Even people with good hearing cannot hear well if the radio, CD, or tape deck is blaring. Keep it turned down, and keep at least one window partly open if you are listening to it.
While driving, don't wear a headset or earplugs. It is against the law.
Hearing problems, like bad eyesight, can come on so slowly that you do not notice them. Drivers who know they are deaf or have hearing problems can adjust. They can learn to rely more on their seeing habits. A right hand rear view mirror on the vehicle will help.
When you are tired, you are less alert. The body naturally wants to sleep at night and most drivers are less alert at night, especially after midnight. You may not see hazards as soon or react as quickly, so the chance of a crash is greater. If you are sleepy, the only safe cure is to get off the road and get some sleep. If you don't, you risk your life and the lives of others.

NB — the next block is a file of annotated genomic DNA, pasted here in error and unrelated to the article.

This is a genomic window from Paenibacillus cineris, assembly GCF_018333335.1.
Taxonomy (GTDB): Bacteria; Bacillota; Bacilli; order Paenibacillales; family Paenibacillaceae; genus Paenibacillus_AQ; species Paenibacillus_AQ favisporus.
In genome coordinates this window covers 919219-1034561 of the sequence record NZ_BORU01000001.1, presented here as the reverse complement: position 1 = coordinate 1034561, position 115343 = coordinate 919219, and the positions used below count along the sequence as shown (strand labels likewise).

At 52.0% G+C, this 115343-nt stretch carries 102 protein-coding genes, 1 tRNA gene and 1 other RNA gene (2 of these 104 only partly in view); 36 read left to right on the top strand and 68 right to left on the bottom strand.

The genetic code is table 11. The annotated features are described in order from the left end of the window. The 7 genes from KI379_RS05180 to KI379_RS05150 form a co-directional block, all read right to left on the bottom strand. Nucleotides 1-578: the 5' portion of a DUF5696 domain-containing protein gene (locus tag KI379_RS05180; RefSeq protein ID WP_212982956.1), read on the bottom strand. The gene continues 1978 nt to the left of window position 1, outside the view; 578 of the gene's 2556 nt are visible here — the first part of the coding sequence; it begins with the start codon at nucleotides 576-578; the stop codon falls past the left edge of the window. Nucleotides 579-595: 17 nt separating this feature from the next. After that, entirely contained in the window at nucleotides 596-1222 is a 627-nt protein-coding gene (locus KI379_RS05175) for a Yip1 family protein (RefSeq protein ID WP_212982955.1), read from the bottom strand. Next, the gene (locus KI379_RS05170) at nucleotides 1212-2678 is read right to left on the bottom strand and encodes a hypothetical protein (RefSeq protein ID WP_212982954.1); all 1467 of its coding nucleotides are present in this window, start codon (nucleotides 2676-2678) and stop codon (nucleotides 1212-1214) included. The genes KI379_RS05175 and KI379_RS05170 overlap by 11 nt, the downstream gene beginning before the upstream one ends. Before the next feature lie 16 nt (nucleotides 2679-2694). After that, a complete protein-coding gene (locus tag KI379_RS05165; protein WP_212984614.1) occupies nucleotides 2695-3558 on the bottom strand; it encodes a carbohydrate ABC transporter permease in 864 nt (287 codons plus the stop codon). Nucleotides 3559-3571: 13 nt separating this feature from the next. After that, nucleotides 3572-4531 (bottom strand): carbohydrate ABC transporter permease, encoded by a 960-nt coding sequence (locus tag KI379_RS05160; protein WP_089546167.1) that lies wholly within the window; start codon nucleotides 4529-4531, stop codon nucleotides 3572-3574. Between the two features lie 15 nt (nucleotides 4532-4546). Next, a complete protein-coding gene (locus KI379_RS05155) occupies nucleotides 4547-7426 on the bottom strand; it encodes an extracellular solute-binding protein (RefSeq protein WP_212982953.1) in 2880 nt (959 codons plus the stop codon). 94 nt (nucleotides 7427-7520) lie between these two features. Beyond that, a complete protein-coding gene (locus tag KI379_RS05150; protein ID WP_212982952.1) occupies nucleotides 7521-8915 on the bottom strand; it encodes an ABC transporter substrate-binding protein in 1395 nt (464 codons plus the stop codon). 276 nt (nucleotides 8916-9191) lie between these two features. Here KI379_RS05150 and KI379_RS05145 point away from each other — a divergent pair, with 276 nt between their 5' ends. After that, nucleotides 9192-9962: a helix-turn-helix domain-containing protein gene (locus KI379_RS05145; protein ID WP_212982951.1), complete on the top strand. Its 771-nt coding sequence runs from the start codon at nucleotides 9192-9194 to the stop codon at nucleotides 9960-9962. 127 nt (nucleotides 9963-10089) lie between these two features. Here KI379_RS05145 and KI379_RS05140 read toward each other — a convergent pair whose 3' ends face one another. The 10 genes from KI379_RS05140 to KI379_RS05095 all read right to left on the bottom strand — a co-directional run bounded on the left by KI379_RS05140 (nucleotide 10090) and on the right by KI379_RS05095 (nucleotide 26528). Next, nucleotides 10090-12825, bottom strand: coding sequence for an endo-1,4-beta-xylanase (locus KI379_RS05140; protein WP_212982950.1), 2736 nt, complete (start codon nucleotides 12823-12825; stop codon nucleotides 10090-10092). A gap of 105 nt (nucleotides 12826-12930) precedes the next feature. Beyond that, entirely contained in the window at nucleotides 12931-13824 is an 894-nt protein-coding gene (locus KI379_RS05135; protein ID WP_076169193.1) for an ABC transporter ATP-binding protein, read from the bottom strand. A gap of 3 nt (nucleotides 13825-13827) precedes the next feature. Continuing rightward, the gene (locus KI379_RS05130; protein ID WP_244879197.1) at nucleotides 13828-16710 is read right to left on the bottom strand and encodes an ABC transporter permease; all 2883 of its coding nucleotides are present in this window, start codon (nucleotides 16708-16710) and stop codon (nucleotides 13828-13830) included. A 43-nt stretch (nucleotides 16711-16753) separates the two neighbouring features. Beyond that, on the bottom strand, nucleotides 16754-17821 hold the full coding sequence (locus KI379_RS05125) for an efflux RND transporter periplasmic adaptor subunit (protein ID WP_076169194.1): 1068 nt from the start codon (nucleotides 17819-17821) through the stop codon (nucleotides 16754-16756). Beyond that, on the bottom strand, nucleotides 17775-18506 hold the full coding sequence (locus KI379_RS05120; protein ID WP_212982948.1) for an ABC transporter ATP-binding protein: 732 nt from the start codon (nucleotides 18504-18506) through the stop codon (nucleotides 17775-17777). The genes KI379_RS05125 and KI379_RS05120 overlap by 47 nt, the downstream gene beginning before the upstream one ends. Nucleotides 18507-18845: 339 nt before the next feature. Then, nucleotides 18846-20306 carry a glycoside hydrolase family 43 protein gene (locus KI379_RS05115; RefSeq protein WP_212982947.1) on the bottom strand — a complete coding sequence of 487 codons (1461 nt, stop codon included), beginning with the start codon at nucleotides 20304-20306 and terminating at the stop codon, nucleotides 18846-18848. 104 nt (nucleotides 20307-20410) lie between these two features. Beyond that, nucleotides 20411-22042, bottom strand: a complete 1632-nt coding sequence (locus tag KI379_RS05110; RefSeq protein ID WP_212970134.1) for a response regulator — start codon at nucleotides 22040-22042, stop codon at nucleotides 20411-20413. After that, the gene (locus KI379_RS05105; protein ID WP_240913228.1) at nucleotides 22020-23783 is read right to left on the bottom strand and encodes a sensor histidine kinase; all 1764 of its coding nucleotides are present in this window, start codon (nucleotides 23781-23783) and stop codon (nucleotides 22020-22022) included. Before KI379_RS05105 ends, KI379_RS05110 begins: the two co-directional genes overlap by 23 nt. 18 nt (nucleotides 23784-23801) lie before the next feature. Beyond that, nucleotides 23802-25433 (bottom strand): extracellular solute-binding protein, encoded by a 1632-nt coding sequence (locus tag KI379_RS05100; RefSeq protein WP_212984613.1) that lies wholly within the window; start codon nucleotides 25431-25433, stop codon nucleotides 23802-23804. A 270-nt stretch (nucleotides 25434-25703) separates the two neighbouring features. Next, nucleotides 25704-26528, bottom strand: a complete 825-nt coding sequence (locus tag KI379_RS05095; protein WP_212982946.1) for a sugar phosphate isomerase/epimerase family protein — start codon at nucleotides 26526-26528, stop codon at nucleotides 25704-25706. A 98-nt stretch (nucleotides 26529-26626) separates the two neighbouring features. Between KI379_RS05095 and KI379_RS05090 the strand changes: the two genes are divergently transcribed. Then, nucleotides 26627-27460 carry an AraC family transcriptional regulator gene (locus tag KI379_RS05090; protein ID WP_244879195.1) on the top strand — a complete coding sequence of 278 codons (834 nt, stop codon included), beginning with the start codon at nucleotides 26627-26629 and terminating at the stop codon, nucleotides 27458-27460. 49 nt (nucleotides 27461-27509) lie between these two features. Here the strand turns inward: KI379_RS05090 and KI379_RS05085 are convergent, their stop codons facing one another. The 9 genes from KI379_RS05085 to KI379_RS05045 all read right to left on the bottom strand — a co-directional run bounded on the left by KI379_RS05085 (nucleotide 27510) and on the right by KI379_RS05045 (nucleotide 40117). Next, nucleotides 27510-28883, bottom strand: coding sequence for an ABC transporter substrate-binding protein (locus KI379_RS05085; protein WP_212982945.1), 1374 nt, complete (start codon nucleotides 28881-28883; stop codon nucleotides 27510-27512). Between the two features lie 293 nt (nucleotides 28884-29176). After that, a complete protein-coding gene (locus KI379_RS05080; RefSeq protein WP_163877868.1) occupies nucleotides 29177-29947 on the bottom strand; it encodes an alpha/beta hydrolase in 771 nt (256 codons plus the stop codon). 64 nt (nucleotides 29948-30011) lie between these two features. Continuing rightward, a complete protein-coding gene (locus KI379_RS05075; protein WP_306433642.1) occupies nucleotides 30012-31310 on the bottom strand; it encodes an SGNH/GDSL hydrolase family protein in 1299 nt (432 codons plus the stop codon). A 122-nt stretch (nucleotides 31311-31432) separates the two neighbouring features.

To keep from getting tired on a long trip:
Get a lot of rest before you start-at least a normal night's sleep. Don't take any drugs that can make you drowsy-even the night before you start. Don't drive long hours. Driving straight through can be dangerous if you are tired and sleepy. Set a common sense limit of 300 to 400 miles a day. What good does it do to drive "straight through," if you fall asleep when you get there? BR> Try not to drive late at night. Your body is used to going to sleep at that time. Take regular rest stops, even if you are not tired. Switch off with another driver every hour or so. Stop for coffee or a soft drink every 100 miles or every two hours. Keep shifting your eyes from one part of the road to another. Look at objects near and far, left and right. Try chewing gum or singing along with the radio. Roll your window down and get some fresh air in your face. If you are tired all the time and fall asleep often during the day, you should have your physician check for a sleep disorder.